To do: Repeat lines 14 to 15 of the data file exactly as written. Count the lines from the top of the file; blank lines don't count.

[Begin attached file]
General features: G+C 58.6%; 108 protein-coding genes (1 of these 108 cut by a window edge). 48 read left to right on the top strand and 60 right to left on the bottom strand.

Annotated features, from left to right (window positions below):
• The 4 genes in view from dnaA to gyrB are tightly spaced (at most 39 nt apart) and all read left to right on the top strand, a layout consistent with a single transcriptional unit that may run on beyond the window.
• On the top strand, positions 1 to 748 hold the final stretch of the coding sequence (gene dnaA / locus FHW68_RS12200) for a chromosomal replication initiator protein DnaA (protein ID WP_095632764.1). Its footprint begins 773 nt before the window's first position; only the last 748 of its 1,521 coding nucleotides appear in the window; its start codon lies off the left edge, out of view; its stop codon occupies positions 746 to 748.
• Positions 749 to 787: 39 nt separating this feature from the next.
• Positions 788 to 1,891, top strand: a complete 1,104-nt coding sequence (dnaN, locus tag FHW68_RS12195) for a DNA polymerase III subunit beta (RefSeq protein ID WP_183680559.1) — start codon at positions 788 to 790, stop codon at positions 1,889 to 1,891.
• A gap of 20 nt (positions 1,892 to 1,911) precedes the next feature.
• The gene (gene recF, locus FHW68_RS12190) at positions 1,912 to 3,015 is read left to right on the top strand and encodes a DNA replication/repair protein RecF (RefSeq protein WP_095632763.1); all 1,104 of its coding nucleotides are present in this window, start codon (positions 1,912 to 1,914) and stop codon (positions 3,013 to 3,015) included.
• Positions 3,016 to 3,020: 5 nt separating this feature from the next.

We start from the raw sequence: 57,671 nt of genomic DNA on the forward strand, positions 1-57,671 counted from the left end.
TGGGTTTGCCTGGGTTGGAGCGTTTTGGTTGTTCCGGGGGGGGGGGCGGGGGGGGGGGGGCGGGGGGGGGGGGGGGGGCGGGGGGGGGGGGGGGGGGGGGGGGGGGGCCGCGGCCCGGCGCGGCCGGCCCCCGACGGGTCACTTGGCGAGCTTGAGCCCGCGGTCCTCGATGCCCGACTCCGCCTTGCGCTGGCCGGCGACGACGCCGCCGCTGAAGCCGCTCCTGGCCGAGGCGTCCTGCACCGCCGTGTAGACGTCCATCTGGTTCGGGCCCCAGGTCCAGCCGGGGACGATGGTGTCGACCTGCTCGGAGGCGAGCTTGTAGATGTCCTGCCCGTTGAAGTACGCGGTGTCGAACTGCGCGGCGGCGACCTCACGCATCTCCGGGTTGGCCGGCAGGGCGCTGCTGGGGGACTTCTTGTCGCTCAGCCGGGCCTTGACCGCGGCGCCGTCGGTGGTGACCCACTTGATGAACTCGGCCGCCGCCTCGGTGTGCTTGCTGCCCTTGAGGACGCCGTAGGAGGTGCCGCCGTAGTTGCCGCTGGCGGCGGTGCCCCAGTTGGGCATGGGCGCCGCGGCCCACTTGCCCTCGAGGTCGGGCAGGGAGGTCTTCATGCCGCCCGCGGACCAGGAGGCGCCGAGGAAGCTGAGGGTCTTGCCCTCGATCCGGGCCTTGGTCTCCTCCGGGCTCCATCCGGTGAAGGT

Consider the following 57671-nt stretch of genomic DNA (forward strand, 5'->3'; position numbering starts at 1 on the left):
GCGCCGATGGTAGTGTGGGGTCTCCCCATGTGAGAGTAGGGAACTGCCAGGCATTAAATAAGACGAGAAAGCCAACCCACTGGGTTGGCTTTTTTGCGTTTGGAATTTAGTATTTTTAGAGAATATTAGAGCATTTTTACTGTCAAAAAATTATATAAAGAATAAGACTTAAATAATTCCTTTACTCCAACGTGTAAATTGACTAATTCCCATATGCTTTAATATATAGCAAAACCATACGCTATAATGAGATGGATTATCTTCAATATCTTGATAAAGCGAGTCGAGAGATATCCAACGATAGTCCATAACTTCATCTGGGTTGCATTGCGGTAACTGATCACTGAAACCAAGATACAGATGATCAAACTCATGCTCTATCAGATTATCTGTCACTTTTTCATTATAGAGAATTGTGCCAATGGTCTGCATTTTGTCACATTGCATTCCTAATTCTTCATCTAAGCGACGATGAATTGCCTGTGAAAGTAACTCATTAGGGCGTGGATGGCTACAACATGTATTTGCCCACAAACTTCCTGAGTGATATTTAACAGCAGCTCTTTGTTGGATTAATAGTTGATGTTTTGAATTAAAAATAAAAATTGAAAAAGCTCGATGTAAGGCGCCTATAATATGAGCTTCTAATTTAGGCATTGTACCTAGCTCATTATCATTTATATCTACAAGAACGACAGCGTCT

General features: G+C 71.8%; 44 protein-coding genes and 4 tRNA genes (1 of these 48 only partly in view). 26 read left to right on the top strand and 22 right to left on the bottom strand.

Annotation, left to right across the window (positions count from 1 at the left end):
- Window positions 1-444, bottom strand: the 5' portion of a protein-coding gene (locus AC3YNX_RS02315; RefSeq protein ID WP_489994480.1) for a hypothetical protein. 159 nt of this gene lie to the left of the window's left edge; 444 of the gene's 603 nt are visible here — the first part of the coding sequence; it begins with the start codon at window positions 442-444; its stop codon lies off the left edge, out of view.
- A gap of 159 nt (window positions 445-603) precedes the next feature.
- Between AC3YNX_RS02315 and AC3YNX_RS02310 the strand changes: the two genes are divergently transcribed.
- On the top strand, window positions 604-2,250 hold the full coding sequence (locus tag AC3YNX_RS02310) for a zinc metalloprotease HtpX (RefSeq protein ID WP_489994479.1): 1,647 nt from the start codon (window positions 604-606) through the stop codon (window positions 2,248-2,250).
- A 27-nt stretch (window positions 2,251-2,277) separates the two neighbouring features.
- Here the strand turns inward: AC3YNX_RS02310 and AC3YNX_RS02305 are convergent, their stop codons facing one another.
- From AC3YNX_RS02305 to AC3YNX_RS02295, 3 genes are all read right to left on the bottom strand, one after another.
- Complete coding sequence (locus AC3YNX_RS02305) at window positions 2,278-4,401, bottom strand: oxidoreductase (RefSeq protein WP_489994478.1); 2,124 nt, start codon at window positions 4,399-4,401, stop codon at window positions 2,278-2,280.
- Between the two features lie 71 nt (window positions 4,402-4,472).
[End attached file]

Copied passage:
General features: G+C 71.8%; 44 protein-coding genes and 4 tRNA genes (1 of these 48 only partly in view). 26 read left to right on the top strand and 22 right to left on the bottom strand.

Annotation, left to right across the window (positions count from 1 at the left end):